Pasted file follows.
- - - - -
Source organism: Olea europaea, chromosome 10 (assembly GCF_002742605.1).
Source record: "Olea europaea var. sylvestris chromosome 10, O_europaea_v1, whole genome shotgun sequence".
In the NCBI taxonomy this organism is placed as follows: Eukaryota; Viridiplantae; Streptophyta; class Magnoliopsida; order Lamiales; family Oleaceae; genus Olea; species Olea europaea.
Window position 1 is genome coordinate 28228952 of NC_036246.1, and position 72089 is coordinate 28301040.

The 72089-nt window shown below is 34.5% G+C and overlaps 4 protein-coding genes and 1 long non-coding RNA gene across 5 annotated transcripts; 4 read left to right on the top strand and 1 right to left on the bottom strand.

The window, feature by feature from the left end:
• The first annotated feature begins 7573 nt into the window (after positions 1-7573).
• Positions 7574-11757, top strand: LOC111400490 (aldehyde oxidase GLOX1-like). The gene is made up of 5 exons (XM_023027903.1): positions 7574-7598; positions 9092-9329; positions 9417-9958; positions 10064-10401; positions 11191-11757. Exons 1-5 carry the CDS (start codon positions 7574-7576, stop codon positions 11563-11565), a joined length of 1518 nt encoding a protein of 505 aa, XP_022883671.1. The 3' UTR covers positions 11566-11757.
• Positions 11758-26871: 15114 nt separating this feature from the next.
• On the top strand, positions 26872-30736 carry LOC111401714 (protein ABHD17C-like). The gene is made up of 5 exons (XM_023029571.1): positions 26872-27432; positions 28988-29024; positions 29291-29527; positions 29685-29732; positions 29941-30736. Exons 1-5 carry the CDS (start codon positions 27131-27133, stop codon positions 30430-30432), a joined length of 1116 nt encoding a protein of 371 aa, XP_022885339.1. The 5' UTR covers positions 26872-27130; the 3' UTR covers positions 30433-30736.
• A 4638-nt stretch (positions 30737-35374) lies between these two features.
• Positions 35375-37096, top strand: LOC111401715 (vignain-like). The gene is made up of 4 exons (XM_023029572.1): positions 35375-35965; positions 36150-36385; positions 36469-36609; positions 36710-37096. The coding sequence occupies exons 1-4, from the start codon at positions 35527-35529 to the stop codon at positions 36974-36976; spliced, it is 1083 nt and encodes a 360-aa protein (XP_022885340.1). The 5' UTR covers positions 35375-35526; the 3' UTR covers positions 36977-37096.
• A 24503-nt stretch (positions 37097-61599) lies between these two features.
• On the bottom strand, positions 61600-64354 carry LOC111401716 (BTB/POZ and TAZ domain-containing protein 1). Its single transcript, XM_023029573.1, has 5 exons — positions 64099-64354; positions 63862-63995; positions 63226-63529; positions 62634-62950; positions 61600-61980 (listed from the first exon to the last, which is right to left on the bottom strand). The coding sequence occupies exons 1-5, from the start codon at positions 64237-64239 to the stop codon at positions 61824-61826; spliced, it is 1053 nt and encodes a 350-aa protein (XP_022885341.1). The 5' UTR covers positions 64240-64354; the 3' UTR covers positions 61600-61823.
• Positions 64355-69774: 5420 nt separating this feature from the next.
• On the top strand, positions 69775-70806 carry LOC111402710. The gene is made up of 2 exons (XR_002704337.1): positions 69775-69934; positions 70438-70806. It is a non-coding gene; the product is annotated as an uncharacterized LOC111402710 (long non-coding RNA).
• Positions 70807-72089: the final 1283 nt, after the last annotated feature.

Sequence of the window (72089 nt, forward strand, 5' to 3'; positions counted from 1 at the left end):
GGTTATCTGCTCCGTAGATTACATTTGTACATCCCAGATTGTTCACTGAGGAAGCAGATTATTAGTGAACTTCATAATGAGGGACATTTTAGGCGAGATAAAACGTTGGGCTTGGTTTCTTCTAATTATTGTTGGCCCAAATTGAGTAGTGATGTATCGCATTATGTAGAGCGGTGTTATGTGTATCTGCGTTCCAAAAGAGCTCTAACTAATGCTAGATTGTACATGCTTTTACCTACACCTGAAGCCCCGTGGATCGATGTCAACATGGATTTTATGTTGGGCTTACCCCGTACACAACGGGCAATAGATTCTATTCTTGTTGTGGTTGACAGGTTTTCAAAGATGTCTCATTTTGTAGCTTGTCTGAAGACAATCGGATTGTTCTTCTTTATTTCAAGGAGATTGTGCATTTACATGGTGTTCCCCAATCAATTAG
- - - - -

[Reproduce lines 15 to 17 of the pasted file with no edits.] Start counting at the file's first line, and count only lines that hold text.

• Positions 64355-69774: 5420 nt separating this feature from the next.
• On the top strand, positions 69775-70806 carry LOC111402710. The gene is made up of 2 exons (XR_002704337.1): positions 69775-69934; positions 70438-70806. It is a non-coding gene; the product is annotated as an uncharacterized LOC111402710 (long non-coding RNA).
• Positions 70807-72089: the final 1283 nt, after the last annotated feature.